The results for acetone are shown in Figure 5: The median concentrations of acetone are lower in lung cancer patients (458.7 ppb) than in healthy controls (627.5 ppb), with a p-value p < 0.01.

thumbnailFigure 5. Concentration distributions of acetone (determined by PTR-MS) in exhaled breath of lung carcinoma patients (red) and healthy volunteers (green). The concentration is shown in logarithmic scaling. The median concentration of acetone in exhaled breath of cancer patients is 458.7 ppb, whereas in healthy controls it is 627.5 ppb. (significantly different according Kruskal-Wallis test; p-value = 0.001).

The results for methanol are shown in Figure 6: The median concentrations of methanol are lower in lung cancer patients (118.5 ppb) than in healthy controls (142.0 ppb), with a p-value p = 0.011.

thumbnailFigure 6. Concentration distributions of methanol (determined by PTR-MS) in exhaled breath of lung carcinoma patients (red) and healthy volunteers (green). The concentration is shown in logarithmic scaling. The median concentration of methanol in exhaled breath of cancer patients is 118.5 ppb, whereas in healthy controls it is 142.0 ppb. (not significantly different according Kruskal-Wallis test; p-value = 0.011).

Volatile organic compounds in lung cancer patients observed by GCMS

We observed altogether 103 volatile organic compounds (VOCs) in exhaled breath of lung cancer patients. We do not claim that all of these compounds are endogenously produced. These compounds were identified by spectral library match. For 84 of these 103 compounds we confirmed identification by comparison of retention times with native standards.

Limit of detection (LOD) with our SPME-GCMS method was determined for 43 different compounds [35]. The lowest LOD was 0.7 ppb (for isoprene), the highest LOD was 17.2 ppb (for 3-Butyn-2-ol). The median LOD of 43 compounds was 2.4 ppb.

The appearance of the following compounds is influenced by smoking habits: toluene, benzene, acetonitrile, 2-methyl furan, 2,5-dimethyl furan, furan, 1,3-cyclohexadiene, 1,3-cyclopentadiene, 2-methyl-1-butene, 1,4-pentadiene. p-Values computed according to the method of Agresti and Caffo [51] are smaller than 0.0001 with the exception of 2-methyl-1-butene and 1,4-pentadiene, where p < 0.05. The proportion of lung cancer patients showing these compounds in their exhaled breath is shown in Figure 1 for smokers, ex-smokers and non-smokers. Apart from 1,3-cyclopentadiene (which is not commercially available), all these smoking-related compounds were not only identified by spectral library match, but also by comparison of GCMS retention time with that of standards based on the respective pure compound.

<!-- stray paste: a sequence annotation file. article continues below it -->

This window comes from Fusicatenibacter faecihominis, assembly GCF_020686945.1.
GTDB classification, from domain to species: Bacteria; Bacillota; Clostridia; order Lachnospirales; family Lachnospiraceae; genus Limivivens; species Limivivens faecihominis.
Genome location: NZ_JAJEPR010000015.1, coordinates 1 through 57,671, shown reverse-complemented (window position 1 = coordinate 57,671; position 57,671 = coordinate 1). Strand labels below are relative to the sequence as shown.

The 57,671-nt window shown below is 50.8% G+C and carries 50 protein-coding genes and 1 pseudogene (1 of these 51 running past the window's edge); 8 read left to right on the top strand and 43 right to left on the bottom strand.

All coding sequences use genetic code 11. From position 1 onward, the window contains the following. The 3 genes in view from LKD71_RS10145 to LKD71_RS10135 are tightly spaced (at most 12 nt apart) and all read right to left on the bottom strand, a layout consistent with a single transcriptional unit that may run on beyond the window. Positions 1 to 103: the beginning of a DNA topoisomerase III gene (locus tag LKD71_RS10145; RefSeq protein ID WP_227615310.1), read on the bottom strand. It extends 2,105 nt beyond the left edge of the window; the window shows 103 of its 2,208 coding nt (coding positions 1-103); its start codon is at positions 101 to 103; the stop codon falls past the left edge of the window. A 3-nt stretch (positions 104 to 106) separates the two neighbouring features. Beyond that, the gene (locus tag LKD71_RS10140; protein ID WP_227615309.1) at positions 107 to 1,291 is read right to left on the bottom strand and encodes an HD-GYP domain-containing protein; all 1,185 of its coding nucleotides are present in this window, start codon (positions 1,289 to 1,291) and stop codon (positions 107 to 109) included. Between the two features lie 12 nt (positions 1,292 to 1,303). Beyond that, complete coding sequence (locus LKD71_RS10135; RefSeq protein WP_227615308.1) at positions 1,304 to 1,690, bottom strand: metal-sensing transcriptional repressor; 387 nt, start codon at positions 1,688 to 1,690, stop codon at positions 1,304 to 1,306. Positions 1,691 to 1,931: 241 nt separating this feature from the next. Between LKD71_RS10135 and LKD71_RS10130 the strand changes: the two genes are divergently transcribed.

All the compounds related to smoking behavior were excluded from the list of compounds which are thought to be specific for lung cancer.

VOCs specific for lung cancer patients (PTR-MS)

For isoprene, acetone and methanol we observe lower concentrations in exhaled breath of lung cancer patients as compared to healthy volunteers (see Discussion Section).

VOCs specific for lung cancer patients (GCMS)

A comparison of the results of our cohort of 65 lung cancer patients with those of 31 healthy volunteers revealed differences in the concentration patterns. Sensitivity for detection of lung cancer patients based on 4 different compounds (or 15 different compounds or 21 different compounds) not arising in exhaled breath of healthy volunteers was 52% (71% and 80%). Compounds specific for smoking were not included in these sets. The three used sets of compounds were increasing, i.e.,

The smallest set-A of 4 compounds consisted of 2-butanone, benzaldehyde, 2,3-butanedione, 1-propanol. The other sets of compounds are listed in Table 7. All the 21 compounds used here for detection of lung cancer patients were not observed in healthy controls at concentrations at least 15% higher in exhaled breath than in indoor air (as detected by SPME with its relatively high LOD). Hence specificity is always 100% for all three sets of compounds.

Table 7. Potential marker compounds for lung cancer (GCMS), set-A consisting of 4 different compounds, set-B of 15 compounds, and set-C of 21 compounds.

Figure 7 illustrates the concentration patterns of selected compounds (including the above set-A of 4 compounds) for lung cancer smokers, lung cancer ex-smokers and lung cancer non-smokers as compared with healthy smokers, healthy ex-smokers and healthy non-smokers. Some compounds like isoprene and acetone arise in everybody's exhaled breath. Some compounds like acetonitrile are typical for smoking behavior. Some compounds were observed only in lung cancer patients (e.g., the sets A-C of compounds given in Table 7).